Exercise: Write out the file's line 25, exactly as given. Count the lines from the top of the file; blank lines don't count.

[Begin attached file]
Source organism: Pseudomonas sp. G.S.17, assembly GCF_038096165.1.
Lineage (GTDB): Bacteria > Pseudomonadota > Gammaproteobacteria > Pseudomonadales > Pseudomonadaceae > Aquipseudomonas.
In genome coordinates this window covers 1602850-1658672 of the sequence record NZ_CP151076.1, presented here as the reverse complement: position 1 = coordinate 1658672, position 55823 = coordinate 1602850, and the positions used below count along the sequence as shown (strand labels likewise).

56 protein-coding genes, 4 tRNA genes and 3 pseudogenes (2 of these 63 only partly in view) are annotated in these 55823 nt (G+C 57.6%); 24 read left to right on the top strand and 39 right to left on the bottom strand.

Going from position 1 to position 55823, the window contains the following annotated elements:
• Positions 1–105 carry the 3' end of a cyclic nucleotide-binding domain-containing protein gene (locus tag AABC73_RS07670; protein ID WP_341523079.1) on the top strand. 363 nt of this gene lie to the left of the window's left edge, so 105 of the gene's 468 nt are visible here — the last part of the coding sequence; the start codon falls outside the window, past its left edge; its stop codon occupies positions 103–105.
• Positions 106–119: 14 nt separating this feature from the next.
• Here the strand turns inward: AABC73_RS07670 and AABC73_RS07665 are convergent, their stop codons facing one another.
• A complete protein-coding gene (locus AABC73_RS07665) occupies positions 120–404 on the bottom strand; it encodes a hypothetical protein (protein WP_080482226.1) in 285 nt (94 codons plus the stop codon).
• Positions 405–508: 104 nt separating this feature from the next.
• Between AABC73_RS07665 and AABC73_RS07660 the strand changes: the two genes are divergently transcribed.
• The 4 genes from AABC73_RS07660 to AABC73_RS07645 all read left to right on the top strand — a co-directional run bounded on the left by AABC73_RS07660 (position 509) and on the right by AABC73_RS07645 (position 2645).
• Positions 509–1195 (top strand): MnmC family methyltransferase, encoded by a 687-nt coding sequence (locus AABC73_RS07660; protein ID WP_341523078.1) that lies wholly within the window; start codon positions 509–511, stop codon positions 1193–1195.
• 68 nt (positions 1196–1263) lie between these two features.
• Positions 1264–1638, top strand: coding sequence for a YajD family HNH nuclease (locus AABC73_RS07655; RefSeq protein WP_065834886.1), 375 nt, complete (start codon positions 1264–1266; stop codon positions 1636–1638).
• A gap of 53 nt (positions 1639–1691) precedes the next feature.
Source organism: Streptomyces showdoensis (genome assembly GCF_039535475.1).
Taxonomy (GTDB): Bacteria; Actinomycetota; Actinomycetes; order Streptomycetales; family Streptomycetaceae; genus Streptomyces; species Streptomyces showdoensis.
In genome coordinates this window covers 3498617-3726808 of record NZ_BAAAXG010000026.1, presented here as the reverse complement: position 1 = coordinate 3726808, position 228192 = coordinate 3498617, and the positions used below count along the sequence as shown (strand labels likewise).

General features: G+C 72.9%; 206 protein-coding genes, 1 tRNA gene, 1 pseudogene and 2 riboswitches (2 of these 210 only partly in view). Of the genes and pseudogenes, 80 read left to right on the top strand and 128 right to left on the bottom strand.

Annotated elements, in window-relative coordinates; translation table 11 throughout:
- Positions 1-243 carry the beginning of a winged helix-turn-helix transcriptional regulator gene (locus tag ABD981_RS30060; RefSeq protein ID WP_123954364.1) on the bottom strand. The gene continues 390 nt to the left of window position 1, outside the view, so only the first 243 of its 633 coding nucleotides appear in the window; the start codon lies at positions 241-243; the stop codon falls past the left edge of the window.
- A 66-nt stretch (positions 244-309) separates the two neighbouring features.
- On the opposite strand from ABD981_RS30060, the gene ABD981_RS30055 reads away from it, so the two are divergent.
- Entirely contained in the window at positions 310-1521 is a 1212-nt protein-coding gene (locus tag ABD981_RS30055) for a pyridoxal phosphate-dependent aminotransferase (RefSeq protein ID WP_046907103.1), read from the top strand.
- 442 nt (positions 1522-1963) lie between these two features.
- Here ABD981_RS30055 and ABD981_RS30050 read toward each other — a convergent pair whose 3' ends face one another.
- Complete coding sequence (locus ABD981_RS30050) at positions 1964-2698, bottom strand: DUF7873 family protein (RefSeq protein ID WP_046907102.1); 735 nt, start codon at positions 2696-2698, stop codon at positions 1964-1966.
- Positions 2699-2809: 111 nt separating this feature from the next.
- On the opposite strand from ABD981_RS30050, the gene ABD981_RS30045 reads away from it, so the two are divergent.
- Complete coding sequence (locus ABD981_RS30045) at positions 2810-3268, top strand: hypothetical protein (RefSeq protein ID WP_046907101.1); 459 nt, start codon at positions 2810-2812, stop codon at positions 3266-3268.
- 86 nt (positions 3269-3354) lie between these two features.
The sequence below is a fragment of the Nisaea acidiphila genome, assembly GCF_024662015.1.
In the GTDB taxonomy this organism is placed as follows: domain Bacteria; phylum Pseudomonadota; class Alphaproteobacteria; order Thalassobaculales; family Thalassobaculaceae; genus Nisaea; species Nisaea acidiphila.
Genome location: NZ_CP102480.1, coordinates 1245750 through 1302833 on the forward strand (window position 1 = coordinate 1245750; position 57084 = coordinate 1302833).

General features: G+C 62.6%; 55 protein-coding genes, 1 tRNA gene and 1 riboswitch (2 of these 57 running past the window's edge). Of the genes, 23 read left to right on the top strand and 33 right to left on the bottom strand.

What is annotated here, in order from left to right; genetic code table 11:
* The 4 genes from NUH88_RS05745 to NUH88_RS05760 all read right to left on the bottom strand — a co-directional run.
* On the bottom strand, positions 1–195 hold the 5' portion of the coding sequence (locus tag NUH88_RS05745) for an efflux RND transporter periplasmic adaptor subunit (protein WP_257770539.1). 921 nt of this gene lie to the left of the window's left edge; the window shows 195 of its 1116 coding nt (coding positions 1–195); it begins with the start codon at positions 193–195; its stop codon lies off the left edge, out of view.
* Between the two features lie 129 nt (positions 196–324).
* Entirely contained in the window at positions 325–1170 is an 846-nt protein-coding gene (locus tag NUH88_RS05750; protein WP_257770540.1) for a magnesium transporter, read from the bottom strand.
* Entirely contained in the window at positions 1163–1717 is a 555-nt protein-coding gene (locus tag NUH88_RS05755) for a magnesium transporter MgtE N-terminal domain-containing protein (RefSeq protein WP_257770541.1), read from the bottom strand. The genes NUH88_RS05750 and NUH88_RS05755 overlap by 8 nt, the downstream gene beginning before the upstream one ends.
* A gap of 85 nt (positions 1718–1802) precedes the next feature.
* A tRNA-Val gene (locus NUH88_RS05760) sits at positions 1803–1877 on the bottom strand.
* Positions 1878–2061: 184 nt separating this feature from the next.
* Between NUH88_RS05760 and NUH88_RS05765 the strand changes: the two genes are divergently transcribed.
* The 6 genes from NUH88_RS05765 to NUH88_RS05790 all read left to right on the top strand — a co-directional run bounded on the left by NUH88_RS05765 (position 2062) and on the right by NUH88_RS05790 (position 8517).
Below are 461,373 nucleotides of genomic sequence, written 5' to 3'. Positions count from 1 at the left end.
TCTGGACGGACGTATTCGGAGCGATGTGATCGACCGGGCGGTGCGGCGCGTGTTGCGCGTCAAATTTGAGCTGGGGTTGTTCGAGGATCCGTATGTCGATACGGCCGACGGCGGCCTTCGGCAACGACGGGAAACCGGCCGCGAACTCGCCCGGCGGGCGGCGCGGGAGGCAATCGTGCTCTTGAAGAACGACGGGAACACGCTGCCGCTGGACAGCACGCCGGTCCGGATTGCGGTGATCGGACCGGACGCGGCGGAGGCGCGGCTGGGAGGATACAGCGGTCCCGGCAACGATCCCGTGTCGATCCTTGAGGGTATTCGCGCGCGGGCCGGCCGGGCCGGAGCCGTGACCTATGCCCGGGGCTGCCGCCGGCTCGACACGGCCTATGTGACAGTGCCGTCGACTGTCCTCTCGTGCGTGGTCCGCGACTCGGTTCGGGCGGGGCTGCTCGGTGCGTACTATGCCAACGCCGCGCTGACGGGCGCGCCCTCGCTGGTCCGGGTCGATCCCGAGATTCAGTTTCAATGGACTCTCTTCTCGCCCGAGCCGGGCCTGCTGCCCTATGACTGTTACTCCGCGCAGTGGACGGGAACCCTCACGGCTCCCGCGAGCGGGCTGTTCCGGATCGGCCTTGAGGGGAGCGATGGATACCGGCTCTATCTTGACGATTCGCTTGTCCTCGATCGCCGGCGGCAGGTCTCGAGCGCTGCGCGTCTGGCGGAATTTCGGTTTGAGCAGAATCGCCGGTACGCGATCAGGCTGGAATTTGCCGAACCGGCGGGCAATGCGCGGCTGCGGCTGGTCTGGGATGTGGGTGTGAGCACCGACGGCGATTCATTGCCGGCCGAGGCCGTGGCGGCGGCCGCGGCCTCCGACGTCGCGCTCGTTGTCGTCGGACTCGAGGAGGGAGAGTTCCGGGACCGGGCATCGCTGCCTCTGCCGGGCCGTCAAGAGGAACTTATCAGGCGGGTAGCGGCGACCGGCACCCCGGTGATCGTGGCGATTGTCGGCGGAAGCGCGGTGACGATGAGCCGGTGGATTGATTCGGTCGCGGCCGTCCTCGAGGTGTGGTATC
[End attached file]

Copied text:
- Entirely contained in the window at positions 310-1521 is a 1212-nt protein-coding gene (locus tag ABD981_RS30055) for a pyridoxal phosphate-dependent aminotransferase (RefSeq protein ID WP_046907103.1), read from the top strand.